Have you ever wondered what it was like to drive a production-based sports car in the golden era of American road racing? Me too. Now I know, blogs Stephen Cox.
“I don’t want to retire and sit around a golf course,” Rick Baldick said to me, leaning over the balcony and looking down at his team’s car screaming toward Turn 1 at 110 mph. “I’d rather
be here. This is what I love.”

The Autobahn Country Club in Joliet, IL is just that, a figurative golf course for motorsports addicts. It was here that Team 45 was testing their vintage ‘69 Corvette last Friday in preparation to race this season with the Sportscar Vintage Racing Association.

Although Rick jokingly refers to the team as “a bunch of old guys burning up 100-dollar bills,” in reality their sport is much, much more. The goal of vintage racing is to re-live the glory days of American road racing as accurately as possible. The ‘69 Corvette that the team had generously invited me to drive was an original, production chassis machine. Other than safety modifications, it was very similar to what race fans saw on road courses across America
in the 1960s/ early-1970s.

Built by team members Jim Mattison, Doug Wesch, Dave Tiura and Baldick, it’s well constructed and obviously a labor of love for the delightful, easy-going people who comprise this team. Jim’s son, J. B., is an outstanding driver who pilots the car at most events.

The team’s headquarters is at an amazing facility built by Mike Origer and his partners on the Autobahn grounds. It was more like a hotel than most of the racing garages I’ve seen, featuring showers, sleeping quarters, balcony and an outdoor gas grill. Plus a bar stocked with sufficient fluids to make Snake Pit fans at the Indianapolis Motor Speedway green with envy!

The car’s equipment list was simple enough. Power comes from a 580 horsepower small-block Chevy, not much more than was commonplace in late-1960s B/Production Corvettes. It rides on bias-ply tires and stock suspension has been beefed. Okay, so they use modern synthetic motor oil. Can’t blame them for that. What else are these guys doing that wasn’t being done
in the summer of 1970? Not much.

Mike Origer – who is a fine driver in his own right and had to leave early for a race the following day – warned me in advance that 1960s era racecars were a handful.

“Have you ever been on a snowmobile?” Mike asked.
“That’s what this car handles like.”

Yes, Mike was serious. My short stint in the car was at a modest pace (Racing Etiquette 101: Do not attempt to set a land speed record in a car you’ve never sat in at a track you’ve never seen before, thereby returning the car in one piece). However, I did use enough pedal to put the car sideways in the corners and hit 116 mph on the backstretch according to Team 45’s whiz-bang data acquisition. And it did, in fact, handle like a snowmobile wallowing through three-foot
drifts in January. It was truly awesome.

You just can’t keep that car under you. It washes, wallows, slips and slides all over the track and it’s a barrel of fun. These old 1960s-1970s Corvettes had to be driven every minute. If you’re driving the car properly (J. B. was – I wasn’t) you’ll never really come out of a drift except for a few moments on the longest straights, and even then the car is tracking like a 1980s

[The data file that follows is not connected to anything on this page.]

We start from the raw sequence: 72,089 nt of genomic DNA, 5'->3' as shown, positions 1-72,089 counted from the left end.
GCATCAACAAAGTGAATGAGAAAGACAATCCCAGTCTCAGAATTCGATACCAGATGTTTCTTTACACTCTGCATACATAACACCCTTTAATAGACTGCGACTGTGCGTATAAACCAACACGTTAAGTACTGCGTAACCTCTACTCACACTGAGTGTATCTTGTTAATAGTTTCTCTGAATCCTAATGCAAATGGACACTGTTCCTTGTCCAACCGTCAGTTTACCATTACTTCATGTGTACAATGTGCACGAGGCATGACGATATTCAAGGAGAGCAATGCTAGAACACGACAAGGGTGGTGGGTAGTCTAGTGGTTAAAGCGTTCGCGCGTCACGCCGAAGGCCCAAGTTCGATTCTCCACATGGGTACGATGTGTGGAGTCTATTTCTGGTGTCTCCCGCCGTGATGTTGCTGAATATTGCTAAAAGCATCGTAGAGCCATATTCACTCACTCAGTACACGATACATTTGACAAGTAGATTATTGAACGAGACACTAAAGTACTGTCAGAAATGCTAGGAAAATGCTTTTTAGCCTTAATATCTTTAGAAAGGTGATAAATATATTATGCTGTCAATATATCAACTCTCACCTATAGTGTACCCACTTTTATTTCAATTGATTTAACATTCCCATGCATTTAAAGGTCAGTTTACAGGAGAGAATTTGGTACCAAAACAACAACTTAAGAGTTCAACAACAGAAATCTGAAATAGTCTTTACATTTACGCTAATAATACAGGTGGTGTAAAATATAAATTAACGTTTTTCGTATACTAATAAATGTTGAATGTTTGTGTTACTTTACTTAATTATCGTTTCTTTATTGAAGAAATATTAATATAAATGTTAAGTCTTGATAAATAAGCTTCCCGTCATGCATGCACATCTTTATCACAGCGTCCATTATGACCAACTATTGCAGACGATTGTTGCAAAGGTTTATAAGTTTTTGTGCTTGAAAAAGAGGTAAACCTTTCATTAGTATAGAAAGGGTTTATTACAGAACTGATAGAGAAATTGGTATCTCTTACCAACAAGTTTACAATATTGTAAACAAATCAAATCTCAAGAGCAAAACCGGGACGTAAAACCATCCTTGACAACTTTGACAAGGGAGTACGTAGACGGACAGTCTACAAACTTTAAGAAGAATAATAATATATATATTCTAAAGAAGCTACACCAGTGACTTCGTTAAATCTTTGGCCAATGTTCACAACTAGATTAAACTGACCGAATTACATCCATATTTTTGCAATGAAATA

front-wheel-drive car.

The tires are the main culprits. Bias-ply tires have a mind of their own. I’d driven plenty of bias-ply tires on ovals for many years, but my entire road racing experience has been on radials. So this was a real learning experience.

The tires have fairly soft, tall sidewalls that lean in the corners. Unlike today’s low profile, “point-and-shoot” radials that respond as quickly as your mind can absorb the data, bias-ply tires take their sweet time. They’re squishy. And they really don’t grip that well.

Too much grip is actually more of a problem in auto racing than it is a solution. When cars slide easily, the racing groove becomes wider and the driver’s talent becomes a greater factor in the outcome of the race. So a universal move back to bias-ply tires in auto racing wouldn’t be a bad thing. It’ll never happen, but it sure wouldn’t hurt my feelings if it did.

The engine in Team 45’s Corvette sings beautifully. I didn’t think anything was louder than my stock car. I was wrong. The Corvette’s side pipes registered 9.3 on the Richter scale! The small-block pulls like a freight train at 6,500 rpm in Fourth gear even into triple digit speeds.

The steering wheel is a little too far forward and places a bit more fatigue on the shoulders, especially combined with wide tires that naturally resist turning. The Corvette’s brakes were a bit spongy since the team was experimenting with new pads and brake bias settings.

I found the Corvette physical to drive and it responds well to being pushed hard. Some modern racecars can’t be overdriven, but these vintage-era cars certainly can. They have their own pulse. You can feel everything. As my father says, “you could drive this car over a dime and
tell if it was heads or tails!”

I learned a lot about 1960s-1970s auto racing last weekend. The cars are just as slippery and fun to drive as they were back in the day. The good old days really were good. I honestly believe the combination of high horsepower engines, bias-ply tires and bare bones suspension makes for better racing than most of what we see today.

Thanks to everyone at Team 45 for their hospitality and enthusiasm. These guys know how to enjoy their sport. Who needs golf? I’m retiring to the Autobahn!

Photo credit: Nelson Skinner/Sopwith Motorsports.